Cayou v. Cayou,2010 BCSC 1224
September 1, 2010- This ICBC injury claim originates in an intersection car accident in British Columbia .  The injury claimant mother was the front seat passenger  in her own car which was driven by her daughter. The mother was injured in the accident and sued her daughter but the problem was that she let her daughter drive without a valid British Columbia driver’s licence! So  ICBC , as the mother’s liability insurance carrier,  denied coverage to the mother under her policy of motor vehicle insurance. This denial of coverage was based on the ground that she breached a condition of that policy, by permitting an unlicensed person to drive the insured motor vehicle. It gets worse, ICBC defended the daughter claiming the other driver was at fault.  However the other driver made an injury claim against the daughter and mother which ICBC settled for $221,677.66.  ICBC then notified the mother, who was the injury claimant, she owed ICBC $221,677.66 as her daughter was driving her car with no licence. Can it get any worse? yes.  The injury claimant was asking the court to make a decision on fault for the accident before incurring $20,000 to $30,000.00 in expenses for calling her medical experts and loss of earnings evidence (this is called “severance of issues”). This request was denied and she is now faced with taking her case in front of a  jury.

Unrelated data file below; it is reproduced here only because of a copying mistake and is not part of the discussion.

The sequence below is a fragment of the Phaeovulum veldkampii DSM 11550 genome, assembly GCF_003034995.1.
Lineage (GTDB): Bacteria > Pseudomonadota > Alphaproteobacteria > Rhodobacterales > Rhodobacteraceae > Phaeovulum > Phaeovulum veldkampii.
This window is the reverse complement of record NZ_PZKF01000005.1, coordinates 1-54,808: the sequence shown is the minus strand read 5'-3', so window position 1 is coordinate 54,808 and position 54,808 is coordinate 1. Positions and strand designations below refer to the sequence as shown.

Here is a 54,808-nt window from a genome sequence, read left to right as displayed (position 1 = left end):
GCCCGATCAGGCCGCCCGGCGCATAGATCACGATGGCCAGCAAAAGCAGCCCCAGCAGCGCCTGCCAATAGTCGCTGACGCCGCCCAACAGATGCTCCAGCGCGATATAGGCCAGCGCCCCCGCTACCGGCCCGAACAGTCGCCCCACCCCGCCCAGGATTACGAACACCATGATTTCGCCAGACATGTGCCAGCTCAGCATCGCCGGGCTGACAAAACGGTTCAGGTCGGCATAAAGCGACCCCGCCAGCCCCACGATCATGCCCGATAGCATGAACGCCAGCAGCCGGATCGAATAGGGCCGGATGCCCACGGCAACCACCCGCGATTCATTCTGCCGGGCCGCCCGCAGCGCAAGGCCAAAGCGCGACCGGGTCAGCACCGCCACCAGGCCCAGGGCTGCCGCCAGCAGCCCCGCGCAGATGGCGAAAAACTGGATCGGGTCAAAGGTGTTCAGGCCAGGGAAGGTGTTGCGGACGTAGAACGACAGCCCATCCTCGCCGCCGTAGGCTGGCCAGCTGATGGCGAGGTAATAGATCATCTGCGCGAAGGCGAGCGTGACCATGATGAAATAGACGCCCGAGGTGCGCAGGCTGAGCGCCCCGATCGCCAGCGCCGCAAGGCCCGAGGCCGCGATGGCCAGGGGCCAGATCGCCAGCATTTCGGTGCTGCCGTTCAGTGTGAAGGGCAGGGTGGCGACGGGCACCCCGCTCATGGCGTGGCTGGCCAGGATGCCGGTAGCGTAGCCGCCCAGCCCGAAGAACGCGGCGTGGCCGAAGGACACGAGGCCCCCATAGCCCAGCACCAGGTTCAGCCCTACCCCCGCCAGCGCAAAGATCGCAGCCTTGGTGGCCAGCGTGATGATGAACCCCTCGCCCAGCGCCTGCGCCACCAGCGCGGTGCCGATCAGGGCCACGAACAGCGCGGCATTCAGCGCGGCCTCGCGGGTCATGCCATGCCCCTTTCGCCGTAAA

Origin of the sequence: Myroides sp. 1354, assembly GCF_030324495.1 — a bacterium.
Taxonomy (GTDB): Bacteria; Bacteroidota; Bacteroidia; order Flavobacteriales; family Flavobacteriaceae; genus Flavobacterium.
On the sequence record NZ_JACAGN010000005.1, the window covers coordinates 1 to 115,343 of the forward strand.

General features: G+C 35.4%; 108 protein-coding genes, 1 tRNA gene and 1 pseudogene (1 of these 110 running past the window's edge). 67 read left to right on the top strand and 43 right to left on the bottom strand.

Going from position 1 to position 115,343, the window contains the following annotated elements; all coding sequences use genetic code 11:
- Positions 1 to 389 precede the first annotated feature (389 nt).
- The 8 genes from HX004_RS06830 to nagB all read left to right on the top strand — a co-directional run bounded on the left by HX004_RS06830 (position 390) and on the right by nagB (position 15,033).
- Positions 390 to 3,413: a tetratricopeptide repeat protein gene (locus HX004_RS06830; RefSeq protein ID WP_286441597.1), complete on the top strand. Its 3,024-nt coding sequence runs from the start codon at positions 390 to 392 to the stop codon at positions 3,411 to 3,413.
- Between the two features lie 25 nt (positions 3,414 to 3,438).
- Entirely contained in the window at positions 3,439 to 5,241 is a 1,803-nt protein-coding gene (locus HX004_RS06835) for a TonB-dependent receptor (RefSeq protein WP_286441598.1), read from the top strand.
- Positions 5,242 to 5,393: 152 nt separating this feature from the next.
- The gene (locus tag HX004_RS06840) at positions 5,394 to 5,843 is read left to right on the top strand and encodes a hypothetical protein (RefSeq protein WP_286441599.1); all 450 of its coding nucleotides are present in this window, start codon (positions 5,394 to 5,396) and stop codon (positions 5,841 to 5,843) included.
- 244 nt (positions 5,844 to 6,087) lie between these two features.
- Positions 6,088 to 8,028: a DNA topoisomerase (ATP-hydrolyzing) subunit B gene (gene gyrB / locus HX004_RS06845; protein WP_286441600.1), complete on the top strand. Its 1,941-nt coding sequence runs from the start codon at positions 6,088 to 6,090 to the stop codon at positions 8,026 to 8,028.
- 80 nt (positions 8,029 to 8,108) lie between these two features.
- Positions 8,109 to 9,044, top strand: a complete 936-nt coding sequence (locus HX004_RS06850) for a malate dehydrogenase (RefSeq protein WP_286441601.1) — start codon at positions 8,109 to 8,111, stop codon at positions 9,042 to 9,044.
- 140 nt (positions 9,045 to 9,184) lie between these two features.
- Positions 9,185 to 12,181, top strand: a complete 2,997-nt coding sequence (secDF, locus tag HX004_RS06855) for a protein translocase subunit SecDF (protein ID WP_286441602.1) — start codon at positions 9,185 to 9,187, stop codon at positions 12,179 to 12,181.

With respect to the new Rules of Court the judge concluded that  the power to sever issues is the same in substance between the former rule and the current rule.  Therefore,  some suggested matters for consideration, in a determination of the severance of questions of fact or law, were stated in Nguyen v. Bains  and adopted in Biggs v. I.C.B.C.:

          a.         A judge’s discretion to sever an issue is probably not restricted to extraordinary or exceptional cases. However, it should not be exercised in favour of severance unless there is a real likelihood of a significant saving in time and expense.

            b.         Severance may be appropriate if the issue to be tried first could be determinative in that its resolution could put an end to the action for one or more parties.

            c.         Severance is most appropriate when the trial is by judge alone.

            d.         Severance should generally not be ordered when the issue to be tried is interwoven with other issues in the trial. This concern may be addressed by having the same judge hear both parts of the trial and ordering that the evidence in the first part applies to the second part.

            e.         A party’s financial circumstances are one factor to consider in the exercise of the discretion.

            f.          Any pre-trial severance ruling will be subject to the ultimate discretion of the trial judge. Posted by Mr.Renn A. Holness

Issue: Should an injury claimant have a right to ask a judge to decide on this issue of fault before proving the injury and resulting losses?

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